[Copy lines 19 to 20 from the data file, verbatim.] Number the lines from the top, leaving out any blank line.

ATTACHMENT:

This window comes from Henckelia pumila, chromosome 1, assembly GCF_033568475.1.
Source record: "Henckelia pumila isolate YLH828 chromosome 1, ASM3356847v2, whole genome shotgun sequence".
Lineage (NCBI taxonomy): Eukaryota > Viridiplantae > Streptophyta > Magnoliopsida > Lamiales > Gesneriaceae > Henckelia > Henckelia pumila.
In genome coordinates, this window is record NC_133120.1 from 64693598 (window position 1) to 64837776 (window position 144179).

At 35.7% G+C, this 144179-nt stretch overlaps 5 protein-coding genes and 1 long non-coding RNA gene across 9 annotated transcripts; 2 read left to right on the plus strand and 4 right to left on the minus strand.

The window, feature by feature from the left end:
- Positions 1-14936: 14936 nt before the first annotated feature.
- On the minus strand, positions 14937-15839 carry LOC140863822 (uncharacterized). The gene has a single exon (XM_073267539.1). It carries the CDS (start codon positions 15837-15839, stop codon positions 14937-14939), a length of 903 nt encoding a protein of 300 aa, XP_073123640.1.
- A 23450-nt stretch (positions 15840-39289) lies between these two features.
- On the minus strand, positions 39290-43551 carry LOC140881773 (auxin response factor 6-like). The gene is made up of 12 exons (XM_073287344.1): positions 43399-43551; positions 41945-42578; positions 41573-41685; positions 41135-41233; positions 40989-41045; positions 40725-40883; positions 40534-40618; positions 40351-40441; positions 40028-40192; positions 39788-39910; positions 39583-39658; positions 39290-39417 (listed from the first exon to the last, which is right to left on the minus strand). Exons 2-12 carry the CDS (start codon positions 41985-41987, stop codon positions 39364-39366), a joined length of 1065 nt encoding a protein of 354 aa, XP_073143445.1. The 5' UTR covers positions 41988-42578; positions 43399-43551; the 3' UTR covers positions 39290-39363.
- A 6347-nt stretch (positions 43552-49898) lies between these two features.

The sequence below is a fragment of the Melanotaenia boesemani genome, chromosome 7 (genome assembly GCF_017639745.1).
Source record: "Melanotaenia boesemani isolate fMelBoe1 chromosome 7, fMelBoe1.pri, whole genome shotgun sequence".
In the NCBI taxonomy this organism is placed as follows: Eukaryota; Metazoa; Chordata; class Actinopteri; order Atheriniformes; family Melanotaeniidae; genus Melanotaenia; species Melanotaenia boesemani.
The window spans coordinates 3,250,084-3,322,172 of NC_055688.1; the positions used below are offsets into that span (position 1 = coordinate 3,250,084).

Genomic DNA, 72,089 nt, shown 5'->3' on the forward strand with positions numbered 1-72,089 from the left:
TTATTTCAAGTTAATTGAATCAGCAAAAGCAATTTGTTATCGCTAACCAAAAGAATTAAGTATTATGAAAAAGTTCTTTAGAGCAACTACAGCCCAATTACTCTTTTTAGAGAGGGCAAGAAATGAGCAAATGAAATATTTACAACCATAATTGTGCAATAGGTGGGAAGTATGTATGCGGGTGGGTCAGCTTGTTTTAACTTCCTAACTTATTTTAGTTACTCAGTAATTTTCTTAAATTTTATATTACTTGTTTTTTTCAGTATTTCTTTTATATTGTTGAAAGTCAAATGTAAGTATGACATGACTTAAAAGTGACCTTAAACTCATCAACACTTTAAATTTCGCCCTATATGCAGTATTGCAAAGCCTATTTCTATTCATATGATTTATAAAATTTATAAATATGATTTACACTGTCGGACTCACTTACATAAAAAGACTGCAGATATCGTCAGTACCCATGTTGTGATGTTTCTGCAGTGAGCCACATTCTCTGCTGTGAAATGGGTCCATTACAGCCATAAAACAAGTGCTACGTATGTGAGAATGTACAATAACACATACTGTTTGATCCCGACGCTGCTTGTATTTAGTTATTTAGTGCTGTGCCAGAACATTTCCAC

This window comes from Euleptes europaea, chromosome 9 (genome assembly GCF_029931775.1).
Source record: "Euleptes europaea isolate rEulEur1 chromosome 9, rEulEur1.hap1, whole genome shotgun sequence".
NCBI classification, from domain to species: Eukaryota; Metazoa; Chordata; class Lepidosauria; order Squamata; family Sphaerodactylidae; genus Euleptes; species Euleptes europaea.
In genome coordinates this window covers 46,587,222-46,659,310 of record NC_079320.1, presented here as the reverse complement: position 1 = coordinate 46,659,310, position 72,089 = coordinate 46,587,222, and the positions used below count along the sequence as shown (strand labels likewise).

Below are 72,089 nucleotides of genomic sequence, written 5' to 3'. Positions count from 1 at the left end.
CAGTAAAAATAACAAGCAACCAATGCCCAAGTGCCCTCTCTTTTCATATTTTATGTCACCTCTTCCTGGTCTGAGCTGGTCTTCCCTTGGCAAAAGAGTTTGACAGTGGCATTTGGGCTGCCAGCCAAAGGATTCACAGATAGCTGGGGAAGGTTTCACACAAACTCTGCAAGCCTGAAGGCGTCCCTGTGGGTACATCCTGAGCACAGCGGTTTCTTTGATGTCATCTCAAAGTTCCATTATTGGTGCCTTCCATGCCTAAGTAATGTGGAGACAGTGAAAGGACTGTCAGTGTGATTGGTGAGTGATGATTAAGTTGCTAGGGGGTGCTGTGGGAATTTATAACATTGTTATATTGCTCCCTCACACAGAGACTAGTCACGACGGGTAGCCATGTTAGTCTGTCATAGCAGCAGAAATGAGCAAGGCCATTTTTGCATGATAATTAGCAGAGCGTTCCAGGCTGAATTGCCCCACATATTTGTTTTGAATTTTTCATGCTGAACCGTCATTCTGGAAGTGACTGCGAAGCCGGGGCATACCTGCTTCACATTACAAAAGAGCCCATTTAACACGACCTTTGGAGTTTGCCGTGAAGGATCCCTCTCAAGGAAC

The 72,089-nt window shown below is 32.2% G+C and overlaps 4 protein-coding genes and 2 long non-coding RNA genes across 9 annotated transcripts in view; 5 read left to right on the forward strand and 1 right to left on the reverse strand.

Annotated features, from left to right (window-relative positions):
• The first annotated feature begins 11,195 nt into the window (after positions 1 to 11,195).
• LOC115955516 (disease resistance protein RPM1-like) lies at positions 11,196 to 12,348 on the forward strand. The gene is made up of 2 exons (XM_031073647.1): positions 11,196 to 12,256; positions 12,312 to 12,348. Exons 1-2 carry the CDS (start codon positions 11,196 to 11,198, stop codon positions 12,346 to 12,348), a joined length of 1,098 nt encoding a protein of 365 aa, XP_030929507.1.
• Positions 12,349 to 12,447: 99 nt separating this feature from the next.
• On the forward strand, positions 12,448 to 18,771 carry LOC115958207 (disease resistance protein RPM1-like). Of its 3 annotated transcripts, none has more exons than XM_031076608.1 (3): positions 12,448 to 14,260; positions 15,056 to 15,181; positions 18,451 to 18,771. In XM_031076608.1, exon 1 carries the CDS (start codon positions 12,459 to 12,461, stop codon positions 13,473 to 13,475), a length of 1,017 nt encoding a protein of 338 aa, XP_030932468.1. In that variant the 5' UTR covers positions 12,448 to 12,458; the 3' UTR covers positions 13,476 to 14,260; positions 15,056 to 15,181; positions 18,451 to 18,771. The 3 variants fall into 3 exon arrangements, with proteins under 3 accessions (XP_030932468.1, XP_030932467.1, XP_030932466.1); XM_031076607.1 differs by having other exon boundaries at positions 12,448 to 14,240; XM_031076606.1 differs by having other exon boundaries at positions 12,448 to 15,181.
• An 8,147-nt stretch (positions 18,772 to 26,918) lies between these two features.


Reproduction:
Source record: "Euleptes europaea isolate rEulEur1 chromosome 9, rEulEur1.hap1, whole genome shotgun sequence".
NCBI classification, from domain to species: Eukaryota; Metazoa; Chordata; class Lepidosauria; order Squamata; family Sphaerodactylidae; genus Euleptes; species Euleptes europaea.